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Yes, lamb was the entree

Embryologist Bill Ritchie, who helped devise Dolly the sheep, addresses a Westside gathering on cloning's human applications.

October 27, 2002|Mark Ehrman | Special to The Times

If quality of life for an aging population can be improved through genetic manipulation, then the man of the hour is embryologist Bill Ritchie. The featured speaker at a recent soiree, Ritchie was a clutch member of Dr. Ian Wilmut's Roslin Institute in Edinburgh, Scotland, which spliced together the chromosomes that, in 1997, resulted in Dolly, the first cloned sheep.

"We have to do something to extend those active vital years," insisted Kay Kimberly Siegel, hostess, socialite and founder of the Siegel Life Project at the UCLA Center on Aging, which she funds to direct research into areas where governments and corporations won't. During the hoopla that followed Dolly's creation, Siegel and her husband, Joseph, visited the Roslin Institute and befriended Ritchie and Wilmot. Siegel now proudly brandishes a photo of herself being kissed by the world's most famous sheep.

When Ritchie finally accepted the couple's open invitation to come visit, the Siegels immediately organized an impromptu dinner party at their Mediterranean-style villa in a development adjacent to Century City. "The guests here are interested in both anti-aging and cloning," Siegel said.

The party invites said Roslin is looking into cloning human embryos, not to make babies, but to harvest stem cells for possible cures of diseases that afflict the elderly.

For The Record
Los Angeles Times Thursday November 14, 2002 Home Edition Main News Part A Page 2 National Desk 13 inches; 496 words Type of Material: Correction
Wrong author -- In the Oct. 27 Calendar, a story about a dinner party for embryologist and cloning expert Bill Ritchie said Kerry Martin was the author of "How Do You Stay So Young?" The book's author is Terry Moore.
For The Record
Los Angeles Times Sunday November 17, 2002 Home Edition Sunday Calendar Part E Page 2 Calendar Desk 1 inches; 67 words Type of Material: Correction
Wrong author -- A story about a dinner party for embryologist and cloning expert Bill Ritchie in the Oct. 27 Sunday Calendar said Kerry Martin was the author of "How Do You Stay So Young?" The book's author is Terry Moore.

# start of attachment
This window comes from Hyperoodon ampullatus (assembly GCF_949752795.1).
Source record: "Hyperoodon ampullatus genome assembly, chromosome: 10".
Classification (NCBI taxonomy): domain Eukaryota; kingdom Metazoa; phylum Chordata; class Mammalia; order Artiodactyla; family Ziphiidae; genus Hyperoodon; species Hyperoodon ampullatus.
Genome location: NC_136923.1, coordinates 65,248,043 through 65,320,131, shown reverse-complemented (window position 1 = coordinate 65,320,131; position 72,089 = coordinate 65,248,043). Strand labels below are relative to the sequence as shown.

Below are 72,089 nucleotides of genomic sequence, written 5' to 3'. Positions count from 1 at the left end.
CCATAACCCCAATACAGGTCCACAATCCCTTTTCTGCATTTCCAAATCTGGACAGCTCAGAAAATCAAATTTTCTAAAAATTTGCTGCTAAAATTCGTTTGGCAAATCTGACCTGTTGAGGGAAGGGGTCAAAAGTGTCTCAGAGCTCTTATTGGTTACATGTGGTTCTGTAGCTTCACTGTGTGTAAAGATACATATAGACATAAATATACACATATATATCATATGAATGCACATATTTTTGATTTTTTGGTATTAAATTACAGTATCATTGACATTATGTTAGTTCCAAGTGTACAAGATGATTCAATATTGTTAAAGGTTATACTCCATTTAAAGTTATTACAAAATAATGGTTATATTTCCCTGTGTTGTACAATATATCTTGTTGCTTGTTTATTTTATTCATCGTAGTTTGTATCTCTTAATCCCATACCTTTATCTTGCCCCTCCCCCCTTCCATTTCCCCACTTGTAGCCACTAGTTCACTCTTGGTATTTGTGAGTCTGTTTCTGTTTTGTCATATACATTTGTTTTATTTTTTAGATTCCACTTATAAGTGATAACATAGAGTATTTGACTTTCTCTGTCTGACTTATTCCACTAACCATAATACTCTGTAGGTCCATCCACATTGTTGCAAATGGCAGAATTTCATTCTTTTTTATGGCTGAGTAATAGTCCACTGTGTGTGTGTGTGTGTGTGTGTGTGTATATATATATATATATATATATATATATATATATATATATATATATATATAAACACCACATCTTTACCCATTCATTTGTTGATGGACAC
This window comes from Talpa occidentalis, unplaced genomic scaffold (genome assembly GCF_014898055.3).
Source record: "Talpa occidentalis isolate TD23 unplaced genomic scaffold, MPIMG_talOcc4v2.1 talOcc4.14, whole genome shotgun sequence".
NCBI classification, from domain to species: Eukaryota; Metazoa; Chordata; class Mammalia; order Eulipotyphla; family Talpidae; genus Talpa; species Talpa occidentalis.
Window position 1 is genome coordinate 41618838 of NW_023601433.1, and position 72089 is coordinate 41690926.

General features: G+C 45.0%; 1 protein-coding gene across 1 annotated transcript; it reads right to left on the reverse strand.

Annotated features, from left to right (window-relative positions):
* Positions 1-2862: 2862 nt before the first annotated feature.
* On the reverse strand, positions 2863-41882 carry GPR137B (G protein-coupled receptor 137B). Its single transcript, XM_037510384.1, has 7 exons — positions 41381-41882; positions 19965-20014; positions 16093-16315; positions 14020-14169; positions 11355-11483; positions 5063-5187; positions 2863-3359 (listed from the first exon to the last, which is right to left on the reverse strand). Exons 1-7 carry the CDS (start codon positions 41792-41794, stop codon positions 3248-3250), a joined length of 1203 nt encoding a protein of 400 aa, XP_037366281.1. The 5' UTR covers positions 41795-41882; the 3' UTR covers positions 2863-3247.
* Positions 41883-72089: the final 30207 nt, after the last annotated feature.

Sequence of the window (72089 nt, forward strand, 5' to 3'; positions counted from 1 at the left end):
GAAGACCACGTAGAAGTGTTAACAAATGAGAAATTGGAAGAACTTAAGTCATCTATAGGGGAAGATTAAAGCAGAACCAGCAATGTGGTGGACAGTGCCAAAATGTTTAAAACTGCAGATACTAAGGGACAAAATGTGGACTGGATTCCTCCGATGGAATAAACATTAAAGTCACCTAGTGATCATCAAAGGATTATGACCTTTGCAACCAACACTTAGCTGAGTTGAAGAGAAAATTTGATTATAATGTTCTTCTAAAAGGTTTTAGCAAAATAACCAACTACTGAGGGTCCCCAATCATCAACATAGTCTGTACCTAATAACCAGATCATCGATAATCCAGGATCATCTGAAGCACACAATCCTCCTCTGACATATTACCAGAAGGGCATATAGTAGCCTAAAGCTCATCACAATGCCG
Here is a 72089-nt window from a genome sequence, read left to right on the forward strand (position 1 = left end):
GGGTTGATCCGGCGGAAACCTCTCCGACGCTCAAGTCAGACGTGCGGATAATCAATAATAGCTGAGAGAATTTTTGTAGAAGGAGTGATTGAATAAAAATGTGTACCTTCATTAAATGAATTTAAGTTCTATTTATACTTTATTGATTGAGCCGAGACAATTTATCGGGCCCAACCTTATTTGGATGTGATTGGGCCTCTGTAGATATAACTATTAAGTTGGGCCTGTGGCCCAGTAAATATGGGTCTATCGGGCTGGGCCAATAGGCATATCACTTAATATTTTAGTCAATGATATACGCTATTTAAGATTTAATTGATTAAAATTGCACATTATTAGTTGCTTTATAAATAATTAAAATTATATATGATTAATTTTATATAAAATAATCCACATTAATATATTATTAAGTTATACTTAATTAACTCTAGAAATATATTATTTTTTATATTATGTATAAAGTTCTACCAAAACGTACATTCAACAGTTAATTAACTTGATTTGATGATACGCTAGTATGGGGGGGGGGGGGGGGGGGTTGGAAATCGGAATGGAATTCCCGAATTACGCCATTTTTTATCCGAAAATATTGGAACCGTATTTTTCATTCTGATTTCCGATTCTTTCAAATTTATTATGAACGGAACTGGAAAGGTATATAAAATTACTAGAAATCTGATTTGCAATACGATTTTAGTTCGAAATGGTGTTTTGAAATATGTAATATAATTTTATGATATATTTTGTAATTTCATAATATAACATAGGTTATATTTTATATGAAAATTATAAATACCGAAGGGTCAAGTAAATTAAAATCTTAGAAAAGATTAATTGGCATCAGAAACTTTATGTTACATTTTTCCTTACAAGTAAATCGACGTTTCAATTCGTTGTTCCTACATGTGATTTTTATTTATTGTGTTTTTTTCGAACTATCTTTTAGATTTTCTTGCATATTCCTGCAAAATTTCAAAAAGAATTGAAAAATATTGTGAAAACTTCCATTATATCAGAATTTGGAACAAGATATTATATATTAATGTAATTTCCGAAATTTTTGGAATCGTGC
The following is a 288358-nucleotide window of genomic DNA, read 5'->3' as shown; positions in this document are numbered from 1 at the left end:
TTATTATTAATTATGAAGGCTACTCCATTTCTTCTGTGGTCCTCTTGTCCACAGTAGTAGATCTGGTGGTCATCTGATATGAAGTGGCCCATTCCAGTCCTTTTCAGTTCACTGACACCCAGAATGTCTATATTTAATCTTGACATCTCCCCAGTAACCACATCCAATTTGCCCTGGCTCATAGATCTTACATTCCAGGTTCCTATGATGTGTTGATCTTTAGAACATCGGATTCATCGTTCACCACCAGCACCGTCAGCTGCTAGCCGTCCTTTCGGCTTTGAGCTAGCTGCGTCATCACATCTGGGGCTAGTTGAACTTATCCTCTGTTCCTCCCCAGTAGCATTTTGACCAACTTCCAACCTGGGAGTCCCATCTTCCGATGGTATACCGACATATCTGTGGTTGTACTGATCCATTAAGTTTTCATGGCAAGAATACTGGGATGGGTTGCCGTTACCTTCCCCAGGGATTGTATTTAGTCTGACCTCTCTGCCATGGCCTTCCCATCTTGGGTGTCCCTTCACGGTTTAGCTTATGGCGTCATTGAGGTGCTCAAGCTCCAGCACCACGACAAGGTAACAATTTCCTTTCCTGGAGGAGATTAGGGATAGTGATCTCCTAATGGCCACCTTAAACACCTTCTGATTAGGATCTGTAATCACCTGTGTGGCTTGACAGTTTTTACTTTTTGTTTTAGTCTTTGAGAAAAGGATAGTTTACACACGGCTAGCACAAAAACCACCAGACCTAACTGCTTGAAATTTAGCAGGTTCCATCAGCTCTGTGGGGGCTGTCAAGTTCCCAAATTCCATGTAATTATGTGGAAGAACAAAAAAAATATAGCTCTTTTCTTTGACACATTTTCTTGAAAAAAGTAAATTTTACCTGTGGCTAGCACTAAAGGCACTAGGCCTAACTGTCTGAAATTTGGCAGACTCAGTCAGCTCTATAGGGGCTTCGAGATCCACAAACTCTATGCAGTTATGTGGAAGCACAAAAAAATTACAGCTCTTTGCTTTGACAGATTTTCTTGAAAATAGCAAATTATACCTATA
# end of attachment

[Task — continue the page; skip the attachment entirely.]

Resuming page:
"This may cure Parkinson's," said Kerry Martin, who recently wrote "How Do You Stay So Young?," a distillation of her experience with the likes of Mary Pickford, John Wayne, Tyrone Power, Heather Locklear and "what I learned from each of them about staying young."

"I'm interested in stem cell research and its connection to heart disease and Alzheimer's," said Richard Anderson, who played Lee Majors' boss on "The Six Million Dollar Man."

Also among the 30 or so guests were a contingent of researchers from UCLA and 72-year-old Edwin "Buzz" Aldrin, an embodiment of anti-aging himself, who demonstrated remarkable spryness back in September by clocking a Bible-brandishing skeptic who demanded that the former NASA astronaut publicly swear he walked on the moon. In a room of black tie and pink chiffon, Aldrin, who attended with wife Lois, wore a moon-and-star-pattern tie, his way of "showing the colors."

The guest of honor showed colors of his own. While clothed in conventionally formal uppers, below the midsection, the bearded Edinburgh resident sported a hunting Stewart tartan, woolen knee socks and a pair of ventilated black ghillies brogues. He entertained the gathering with an easy-to-follow slide show presentation, depicting the tools and methods of gene splicing.

The photos of Dolly elicited a collective swoon even though everyone's belly was still full of the lamb dinner. ("I just told the caterer to bring what he brought to our last party," Siegel explained. "I didn't think about the lamb.")

During Q&A, Red Buttons asked, "Should I clone my William Morris agent so there'll be someone else to answer my phone calls?" Everyone laughed. The embryologist took the clone-clowning in stride but drew the line at his country's other renowned creature. "I won't talk about the Loch Ness monster," he said.

More serious questions followed about re-engineering endangered species, the difficulties in transplanting old cells and the current applications for human diseases. Ritchie described how sheep are cloned to produce milk with a clotting protein for human hemophiliacs and discussed how transgenic animals are used to harvest human organs -- the rest of the human applications are years if not decades away. "At the moment," Ritchie said (which, with his thick accent, sounds to an American ear like "at the moo-ment"), "we stop at cloning human beings. It's far too dangerous."

But not everyone caught the message. "It really is the fountain of youth," someone gushed.

For Marilyn and Harry Lewis, owners of the restaurants Kate Mantilini and the Gardens of Glendon, the information presented was stimulating but hardly the answer to any prayers. "I'm sort of glad I'll be checking out soon," Marilyn Lewis said. "I don't want to be here when people are 200 years old with borrowed body parts, thank you very much. I've had very good life."

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